Providing for philanthropy is a definitive demonstration of benevolence. We offer our own well deserved cash to those in require, with no idea of return. The truth of benevolence, be that as it may, is considerably more entangled, as Harvard Business School Assistant Professor Christine L. Exley portrays in another working paper, The Better Is the Enemy of the Good.
Truth be told, Exley contends that in view of her exploration, individuals search for any reason to abstain from giving a gift and afterward support their skinflint conduct to abstain from feeling narrow minded. Regularly those reasons come as a vulnerability about how much good the gift will accomplish.
“That gives you some moral wiggle room to pursue the more selfish action,” says Exley, an assistant professor in the Negotiation, Organizations & Markets Unit at HBS. Her research attempts to improve the performance of nonprofits by understanding motivations for prosocial behavior, such as volunteering and charitable giving.
These insights are important not only for nonprofits trying to motivate donors to give, but also for almost any company that wants to convince consumers the value of a particular retirement plan, diet, exercise regime, educational investment, or new technology. Fund solicitations providing only information without careful framing may be giving consumers an excuse to stay away because of what the product doesn’t have.
“PEOPLE EXAGGERATE A CHARITY’S METRICS TO THE EXTENT THAT THEY USE IT AS AN EXCUSE NOT TO GIVE AT ALL”
In past research, Exley looked at the extent to which people believe their charity will succeed in its goals. She found that when individuals doubt the charity’s impact, or when the charity shows lower performance metrics, they are naturally less inclined to give. Exley also discovered that people overweight the risks, punishing the charity simply for not being perfect. “People exaggerate a charity’s metrics to the extent that they use it as an excuse not to give at all,” she says.
In her current study with Judd B. Kessler, a business economics and public policy professor at the Wharton School, Exley wanted to see how far people’s capacity for self-justification could be pushed—whether it held up in cases where there was no uncertainty at all.
“There are hundreds and thousands of charities out there, and choosing to give to one charity often involves choosing not to give to another,” Exley says. “We wanted to see if just making the notion salient that your donation could be better would be sufficient to trigger an excuse not to give at all.”
Using the online marketplace Amazon Mechanical Turk, Exley and Kessler set up an experiment whereby 1,600 participants were given the option to either donate $1.50 to the national charity Make-A-Wish Foundation, or donate various amounts of cents to a “bundle” of four Make-A-Wish state chapters. In almost all cases, participants sought to maximize their donation by choosing whichever option resulted in more money overall—choosing the national chapter unless the total amount in the bundle exceeded $1.50.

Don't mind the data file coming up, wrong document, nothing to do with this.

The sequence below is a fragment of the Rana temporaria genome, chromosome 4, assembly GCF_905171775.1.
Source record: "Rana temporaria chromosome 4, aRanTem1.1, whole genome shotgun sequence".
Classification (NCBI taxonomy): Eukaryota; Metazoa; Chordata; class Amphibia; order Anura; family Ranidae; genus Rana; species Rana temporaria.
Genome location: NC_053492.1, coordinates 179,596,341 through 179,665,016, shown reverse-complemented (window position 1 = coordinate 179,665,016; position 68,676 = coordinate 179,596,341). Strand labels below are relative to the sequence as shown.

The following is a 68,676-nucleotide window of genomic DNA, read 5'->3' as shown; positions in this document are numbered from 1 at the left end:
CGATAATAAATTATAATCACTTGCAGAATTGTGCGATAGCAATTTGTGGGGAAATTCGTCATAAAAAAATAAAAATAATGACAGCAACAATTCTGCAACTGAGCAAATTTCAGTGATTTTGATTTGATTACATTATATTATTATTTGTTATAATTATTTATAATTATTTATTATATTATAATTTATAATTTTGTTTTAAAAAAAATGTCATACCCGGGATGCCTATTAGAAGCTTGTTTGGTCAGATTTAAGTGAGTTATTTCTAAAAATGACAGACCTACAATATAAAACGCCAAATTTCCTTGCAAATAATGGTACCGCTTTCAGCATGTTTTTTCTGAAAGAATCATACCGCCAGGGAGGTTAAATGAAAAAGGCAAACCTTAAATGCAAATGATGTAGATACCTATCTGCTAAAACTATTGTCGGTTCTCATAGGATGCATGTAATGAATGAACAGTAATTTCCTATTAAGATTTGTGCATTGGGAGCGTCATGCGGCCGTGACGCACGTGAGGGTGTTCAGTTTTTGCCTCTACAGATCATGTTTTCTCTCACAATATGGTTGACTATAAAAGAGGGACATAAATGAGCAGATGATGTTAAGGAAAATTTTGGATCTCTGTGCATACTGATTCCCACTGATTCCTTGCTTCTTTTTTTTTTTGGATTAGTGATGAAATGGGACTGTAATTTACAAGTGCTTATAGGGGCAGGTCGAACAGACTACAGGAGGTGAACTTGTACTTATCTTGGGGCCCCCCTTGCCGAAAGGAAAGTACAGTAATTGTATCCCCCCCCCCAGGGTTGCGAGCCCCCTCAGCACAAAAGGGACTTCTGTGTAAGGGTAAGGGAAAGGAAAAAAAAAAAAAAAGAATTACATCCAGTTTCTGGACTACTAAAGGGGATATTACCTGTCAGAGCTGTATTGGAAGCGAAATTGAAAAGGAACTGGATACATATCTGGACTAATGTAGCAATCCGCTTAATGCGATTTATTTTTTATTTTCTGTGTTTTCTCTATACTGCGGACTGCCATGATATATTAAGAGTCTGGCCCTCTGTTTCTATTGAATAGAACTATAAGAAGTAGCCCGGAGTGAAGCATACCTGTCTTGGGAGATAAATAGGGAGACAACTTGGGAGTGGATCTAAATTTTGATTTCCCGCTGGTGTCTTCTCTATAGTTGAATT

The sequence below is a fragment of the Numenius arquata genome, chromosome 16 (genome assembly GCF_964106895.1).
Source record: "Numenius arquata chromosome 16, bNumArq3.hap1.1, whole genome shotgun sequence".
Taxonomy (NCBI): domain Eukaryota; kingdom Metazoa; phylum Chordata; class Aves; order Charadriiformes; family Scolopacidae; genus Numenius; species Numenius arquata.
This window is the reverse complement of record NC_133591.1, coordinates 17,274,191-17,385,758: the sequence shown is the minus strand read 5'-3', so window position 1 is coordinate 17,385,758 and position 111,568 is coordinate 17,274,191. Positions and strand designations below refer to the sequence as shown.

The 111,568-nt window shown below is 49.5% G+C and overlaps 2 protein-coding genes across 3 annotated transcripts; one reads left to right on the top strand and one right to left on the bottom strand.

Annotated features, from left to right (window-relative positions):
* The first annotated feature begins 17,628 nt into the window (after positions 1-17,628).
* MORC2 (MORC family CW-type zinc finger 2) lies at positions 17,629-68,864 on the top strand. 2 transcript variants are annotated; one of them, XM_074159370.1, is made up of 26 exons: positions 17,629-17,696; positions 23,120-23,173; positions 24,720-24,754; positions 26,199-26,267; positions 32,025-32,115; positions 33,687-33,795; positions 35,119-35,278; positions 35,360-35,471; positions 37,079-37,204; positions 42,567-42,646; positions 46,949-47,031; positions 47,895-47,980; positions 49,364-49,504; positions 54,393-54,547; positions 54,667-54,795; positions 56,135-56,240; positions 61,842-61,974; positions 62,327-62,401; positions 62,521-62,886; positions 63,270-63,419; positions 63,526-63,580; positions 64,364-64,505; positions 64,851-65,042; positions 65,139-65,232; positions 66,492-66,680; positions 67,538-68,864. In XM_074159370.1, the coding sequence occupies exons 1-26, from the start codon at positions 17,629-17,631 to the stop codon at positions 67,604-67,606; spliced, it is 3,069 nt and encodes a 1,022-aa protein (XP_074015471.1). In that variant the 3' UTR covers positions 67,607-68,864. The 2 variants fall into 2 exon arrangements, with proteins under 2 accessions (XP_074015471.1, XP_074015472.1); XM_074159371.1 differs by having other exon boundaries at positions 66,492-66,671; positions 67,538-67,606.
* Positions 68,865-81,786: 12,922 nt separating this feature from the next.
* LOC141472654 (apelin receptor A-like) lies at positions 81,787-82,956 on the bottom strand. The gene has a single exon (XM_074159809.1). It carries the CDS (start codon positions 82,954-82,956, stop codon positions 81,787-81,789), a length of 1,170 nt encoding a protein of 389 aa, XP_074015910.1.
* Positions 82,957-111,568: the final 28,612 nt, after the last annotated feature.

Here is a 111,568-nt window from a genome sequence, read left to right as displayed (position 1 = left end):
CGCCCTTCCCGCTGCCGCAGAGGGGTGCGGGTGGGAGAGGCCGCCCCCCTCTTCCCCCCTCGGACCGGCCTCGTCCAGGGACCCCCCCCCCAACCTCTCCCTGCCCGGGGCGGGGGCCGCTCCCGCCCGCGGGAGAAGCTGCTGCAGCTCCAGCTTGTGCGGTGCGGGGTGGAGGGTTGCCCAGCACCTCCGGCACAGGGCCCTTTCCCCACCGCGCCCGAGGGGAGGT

The researchers then varied the experiment, keeping the same amounts of money, but adding a fifth chapter to the bundle, assigning it zero cents. Just making it noticeable to participants that there were other chapters that were not receiving money—that their donation could have been better—increased the number of people choosing the national option by 7 percent.
I’ll take the money
Their next finding, however, was even more dramatic—or depending on how you look at it, more depressing. For a new variation on the experiment, participants were given the option of donating money to the bundle of state chapters, or keeping the funds for themselves. The researchers then repeated the experiment, offering the bundle of four chapters or five (with one getting zero).
Now they found a big jump, with 22 percent of participants more likely to keep the money for themselves when the zero was added.
“They are dealing with the same information,” says Exley, “so there is no reason for individuals to act differently, unless of course they are exploiting an excuse not to give.” After all, it’s not like people don’t know there are 46 other states that won’t be receiving funding—but just showing one of them made participants second-guess their desire to give at all.
“One very broad generalization is that regardless of how you present the information, if it’s anything less than perfect, individuals will find a way to manipulate the information in a way that benefits themselves,” says Exley. “That’s discouraging to economists; we think one of our primary tools is information.”
The lesson for nonprofits
That result may be discouraging to the nonprofit sector as well, suggesting that charities must be very careful in how they present information in order to offer it in the best light.
Rather than trying to change human behavior, however, Exley says that we may be able to encourage giving by tapping into other self-justifications.
In a new line of research, for example, Exley is looking at people’s need for consistency. “Individuals like to think of themselves as consistent, so can you construct a situation where that need ties their hands?” Just pointing out to people that they are willing to give to four charities, but not five, might be enough to sufficiently embarrass them into changing their mind.
“There are ways you can play up other motives such as a desire for consistency to counter people’s inherent selfishness,” Exley says. “I am more optimistic about that path than I am about simply providing information by itself.”